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Pain Pumps and PAGCL

The FDA warns pain pumps may be associated with the risk of a rare, but painful condition called Postarthroscopic Glenohumeral Chondrolysis (PAGCL), which leads to the permanent deterioration of cartilage, often requiring additional surgeries and even complete replacement of the joint.

Anesthetic infusion devices, more widely known as pain pumps, are commonly used following surgical procedures in order to reduce pain. They can be used from anywhere between a few hours to a few days after surgery. Pain pumps consist of a pump and a catheter, which is placed in the joint of the surgical site. The pump automatically releases medication, which is delivered to the joint space by the catheter. Due to their close proximity to the actual injury, pain pumps are considered advantageous because they require smaller doses of pain medications, compared to oral drugs.

Due to the severity of these permanent side effects, pain pump patients may want to contact a pain pump lawyer at Alexander Shunnarah for a free case evaluation to discuss the potential for a pain pump lawsuit.

Patients suffering Postarthroscopic Glenohumeral Chondrolysis may experience the following symptoms:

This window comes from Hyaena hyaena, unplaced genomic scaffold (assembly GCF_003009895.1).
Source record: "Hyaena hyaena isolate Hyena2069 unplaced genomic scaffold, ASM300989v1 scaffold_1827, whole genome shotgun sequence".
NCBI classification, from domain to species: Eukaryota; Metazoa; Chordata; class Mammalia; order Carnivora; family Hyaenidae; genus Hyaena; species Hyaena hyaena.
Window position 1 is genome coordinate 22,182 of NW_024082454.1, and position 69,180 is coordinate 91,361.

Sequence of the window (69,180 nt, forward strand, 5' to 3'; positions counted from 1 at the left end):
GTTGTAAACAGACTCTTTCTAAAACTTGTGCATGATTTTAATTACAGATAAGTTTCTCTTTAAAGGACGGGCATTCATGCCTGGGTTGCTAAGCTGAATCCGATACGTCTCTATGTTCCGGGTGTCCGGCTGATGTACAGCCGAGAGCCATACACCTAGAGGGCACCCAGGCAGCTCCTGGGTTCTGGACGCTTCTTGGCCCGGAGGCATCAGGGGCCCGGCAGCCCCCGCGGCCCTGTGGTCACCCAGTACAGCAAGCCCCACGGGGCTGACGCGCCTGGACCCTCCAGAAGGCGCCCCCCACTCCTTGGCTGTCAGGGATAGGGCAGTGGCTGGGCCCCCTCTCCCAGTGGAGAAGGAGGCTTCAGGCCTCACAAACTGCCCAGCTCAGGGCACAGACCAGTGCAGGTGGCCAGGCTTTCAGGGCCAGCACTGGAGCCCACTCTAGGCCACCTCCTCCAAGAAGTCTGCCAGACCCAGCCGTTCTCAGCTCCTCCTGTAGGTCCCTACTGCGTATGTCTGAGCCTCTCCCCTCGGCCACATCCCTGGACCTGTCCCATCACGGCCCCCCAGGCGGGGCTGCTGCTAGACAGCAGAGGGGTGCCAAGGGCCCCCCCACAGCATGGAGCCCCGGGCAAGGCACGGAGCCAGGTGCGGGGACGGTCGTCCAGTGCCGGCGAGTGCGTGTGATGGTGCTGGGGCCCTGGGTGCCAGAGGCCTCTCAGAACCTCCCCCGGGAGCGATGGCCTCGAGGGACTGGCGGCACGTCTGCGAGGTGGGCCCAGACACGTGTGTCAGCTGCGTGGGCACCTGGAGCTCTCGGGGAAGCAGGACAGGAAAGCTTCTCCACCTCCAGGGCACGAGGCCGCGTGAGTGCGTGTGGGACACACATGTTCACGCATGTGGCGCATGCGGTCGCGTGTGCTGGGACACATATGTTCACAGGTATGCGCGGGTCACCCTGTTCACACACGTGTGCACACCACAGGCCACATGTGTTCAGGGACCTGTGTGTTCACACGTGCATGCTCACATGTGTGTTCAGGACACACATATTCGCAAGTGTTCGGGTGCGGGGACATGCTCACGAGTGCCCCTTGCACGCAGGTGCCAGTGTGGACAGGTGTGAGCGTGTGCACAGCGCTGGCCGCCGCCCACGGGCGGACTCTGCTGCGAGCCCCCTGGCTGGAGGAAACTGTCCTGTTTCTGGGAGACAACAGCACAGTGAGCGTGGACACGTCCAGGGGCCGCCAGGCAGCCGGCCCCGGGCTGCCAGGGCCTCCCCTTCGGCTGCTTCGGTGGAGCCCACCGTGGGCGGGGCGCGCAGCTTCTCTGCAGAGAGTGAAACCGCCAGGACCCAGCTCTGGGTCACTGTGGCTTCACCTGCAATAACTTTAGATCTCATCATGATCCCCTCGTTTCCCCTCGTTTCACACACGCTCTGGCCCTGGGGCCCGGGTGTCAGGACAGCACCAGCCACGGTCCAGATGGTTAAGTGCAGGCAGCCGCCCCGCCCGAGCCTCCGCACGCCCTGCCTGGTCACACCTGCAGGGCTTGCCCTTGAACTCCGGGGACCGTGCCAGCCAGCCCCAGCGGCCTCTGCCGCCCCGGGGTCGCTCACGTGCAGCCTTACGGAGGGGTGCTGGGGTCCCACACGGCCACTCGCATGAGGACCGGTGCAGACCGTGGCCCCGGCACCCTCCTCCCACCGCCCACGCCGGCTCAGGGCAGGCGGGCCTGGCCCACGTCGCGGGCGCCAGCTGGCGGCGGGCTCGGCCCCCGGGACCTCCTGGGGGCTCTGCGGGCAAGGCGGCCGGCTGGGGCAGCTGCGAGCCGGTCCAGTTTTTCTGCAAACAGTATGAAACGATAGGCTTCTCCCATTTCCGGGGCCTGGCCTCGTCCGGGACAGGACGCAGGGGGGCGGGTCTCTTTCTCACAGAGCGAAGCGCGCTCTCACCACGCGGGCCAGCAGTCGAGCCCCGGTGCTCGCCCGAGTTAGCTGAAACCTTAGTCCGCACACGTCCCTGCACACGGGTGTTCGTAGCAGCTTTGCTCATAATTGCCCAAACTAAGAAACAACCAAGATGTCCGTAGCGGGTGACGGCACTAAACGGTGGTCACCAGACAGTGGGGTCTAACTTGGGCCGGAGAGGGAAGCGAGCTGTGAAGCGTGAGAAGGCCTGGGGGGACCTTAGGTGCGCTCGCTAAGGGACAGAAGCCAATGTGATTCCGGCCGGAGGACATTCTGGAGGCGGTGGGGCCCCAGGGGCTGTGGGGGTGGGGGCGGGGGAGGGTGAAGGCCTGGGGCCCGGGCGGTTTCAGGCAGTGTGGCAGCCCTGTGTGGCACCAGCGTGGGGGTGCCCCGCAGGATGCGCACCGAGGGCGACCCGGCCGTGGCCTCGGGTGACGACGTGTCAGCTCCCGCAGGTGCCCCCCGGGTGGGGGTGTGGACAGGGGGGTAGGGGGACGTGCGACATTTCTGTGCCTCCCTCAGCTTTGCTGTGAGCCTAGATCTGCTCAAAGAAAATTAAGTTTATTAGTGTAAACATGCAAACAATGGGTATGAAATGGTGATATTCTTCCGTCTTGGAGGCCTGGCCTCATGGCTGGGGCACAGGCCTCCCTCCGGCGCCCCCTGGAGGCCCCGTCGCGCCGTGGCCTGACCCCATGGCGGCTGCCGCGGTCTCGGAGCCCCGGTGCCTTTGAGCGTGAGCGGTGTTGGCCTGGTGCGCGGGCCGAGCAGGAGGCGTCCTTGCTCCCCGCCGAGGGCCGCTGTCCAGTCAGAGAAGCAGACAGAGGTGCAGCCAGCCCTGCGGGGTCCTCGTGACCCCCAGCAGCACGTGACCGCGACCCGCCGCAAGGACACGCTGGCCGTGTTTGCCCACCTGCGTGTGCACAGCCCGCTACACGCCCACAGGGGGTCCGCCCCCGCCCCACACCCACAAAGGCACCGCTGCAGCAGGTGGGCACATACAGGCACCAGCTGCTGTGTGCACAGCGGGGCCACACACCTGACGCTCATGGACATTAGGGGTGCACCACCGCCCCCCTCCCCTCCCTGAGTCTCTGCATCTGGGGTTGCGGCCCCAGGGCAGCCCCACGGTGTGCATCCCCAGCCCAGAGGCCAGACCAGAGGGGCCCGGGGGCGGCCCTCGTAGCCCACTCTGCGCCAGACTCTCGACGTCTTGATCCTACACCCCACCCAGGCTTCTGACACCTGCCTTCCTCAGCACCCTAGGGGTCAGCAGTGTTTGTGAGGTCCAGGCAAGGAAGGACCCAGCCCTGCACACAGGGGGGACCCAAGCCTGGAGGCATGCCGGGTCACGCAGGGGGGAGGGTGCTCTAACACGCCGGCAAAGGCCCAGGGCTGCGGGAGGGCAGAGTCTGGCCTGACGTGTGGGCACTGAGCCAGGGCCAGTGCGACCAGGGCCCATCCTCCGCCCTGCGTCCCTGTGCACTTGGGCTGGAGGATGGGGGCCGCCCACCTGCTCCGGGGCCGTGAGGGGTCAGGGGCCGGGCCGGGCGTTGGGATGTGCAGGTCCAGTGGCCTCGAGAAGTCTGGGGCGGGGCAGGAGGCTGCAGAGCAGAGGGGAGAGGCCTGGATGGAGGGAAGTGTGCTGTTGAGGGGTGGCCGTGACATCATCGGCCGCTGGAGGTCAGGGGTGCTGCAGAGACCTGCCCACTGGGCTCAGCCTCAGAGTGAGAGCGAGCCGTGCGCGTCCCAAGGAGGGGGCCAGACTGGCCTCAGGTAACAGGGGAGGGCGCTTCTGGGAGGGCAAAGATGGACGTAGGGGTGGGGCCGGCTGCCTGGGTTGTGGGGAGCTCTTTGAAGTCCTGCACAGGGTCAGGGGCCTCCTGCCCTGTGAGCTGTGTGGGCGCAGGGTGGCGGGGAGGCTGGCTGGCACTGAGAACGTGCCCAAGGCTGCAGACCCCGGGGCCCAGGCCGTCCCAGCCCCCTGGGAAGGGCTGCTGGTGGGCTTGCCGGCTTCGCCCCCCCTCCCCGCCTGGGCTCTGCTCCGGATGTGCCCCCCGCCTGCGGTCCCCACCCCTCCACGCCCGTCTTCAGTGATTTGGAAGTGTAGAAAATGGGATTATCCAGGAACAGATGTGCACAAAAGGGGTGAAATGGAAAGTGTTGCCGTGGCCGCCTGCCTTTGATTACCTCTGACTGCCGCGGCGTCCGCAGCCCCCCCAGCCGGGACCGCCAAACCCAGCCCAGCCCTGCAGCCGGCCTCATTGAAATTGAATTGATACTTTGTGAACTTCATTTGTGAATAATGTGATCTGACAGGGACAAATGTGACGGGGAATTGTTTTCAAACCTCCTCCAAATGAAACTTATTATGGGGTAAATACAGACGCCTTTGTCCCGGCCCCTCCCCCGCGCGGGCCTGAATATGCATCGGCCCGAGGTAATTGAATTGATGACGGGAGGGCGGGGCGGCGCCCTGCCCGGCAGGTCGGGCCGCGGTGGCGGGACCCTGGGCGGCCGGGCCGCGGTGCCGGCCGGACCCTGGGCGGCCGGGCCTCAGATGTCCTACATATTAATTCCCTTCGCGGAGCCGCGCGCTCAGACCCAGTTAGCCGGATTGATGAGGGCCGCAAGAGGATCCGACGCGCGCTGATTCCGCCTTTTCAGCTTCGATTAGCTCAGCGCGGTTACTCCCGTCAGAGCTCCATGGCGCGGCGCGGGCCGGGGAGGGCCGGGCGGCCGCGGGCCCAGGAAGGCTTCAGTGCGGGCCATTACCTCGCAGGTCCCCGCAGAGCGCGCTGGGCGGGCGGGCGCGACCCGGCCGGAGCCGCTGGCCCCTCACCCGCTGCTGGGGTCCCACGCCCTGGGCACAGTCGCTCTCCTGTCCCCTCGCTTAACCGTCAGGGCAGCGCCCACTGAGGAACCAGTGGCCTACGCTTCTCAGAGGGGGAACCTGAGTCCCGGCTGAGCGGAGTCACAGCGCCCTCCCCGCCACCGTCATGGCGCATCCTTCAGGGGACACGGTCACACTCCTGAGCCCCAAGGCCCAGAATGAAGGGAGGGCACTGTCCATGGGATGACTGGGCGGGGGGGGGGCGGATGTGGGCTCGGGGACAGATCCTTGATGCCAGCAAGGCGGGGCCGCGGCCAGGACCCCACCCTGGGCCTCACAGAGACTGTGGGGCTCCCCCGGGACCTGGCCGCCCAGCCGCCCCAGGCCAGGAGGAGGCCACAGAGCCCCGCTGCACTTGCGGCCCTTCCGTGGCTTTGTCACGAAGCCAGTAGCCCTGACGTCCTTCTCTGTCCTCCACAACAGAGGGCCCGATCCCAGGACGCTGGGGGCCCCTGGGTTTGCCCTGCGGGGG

• Pain (even while sleeping or motionless)
  • Grinding
  • Stiffness
  • Clicking
  • Popping
  • Weakness
  • Decreased Range of Motion

Postarthroscopic Glenohumeral Chondrolysis

Postarthoroscopic Glenohumeral Chondrolysis, also referred to as PAGCL or chondrolysis, is the deterioration of cartilage material. The word “chrondrolysis” describes cells in cartilage that once dead, cannot regenerate. As the cartilage wears away, it leaves nothing behind in the joint besides bone. As a result, it causes bone to rub against bone, which is extremely painful.

Due to the nature of the symptoms, PAGC is a severe and life-threatening condition.

Treatment of PAGCL is difficult. While anti-inflammatories and other medications may provide limited relief, ultimately patients may need to undergo complete joint replacement surgery.

Cause of Postarthroscopic Glenohumeral Chondrolysis:

The exact cause of Postarthroscopic Glenohumeral Chondrolysis is unknown. It cannot be traced back to one specific aspect of pain pumps, although there is a correlation between the two.

The following medications have been included in pain pumps:

  • Bupivacaine
  • Chlorprocaine
  • Lidocaine
  • Mepivacaine
  • Procaine
  • Ropivacaine

Pain Pump Manufacturers:

Since the FDA released information concerning pain pumps, many patients have filed lawsuits against pain pump makers, including the following list of pain pump manufacturers:

  • Stryker
  • DJO Inc.
  • I-Flow Inc.
  • BREG Inc.

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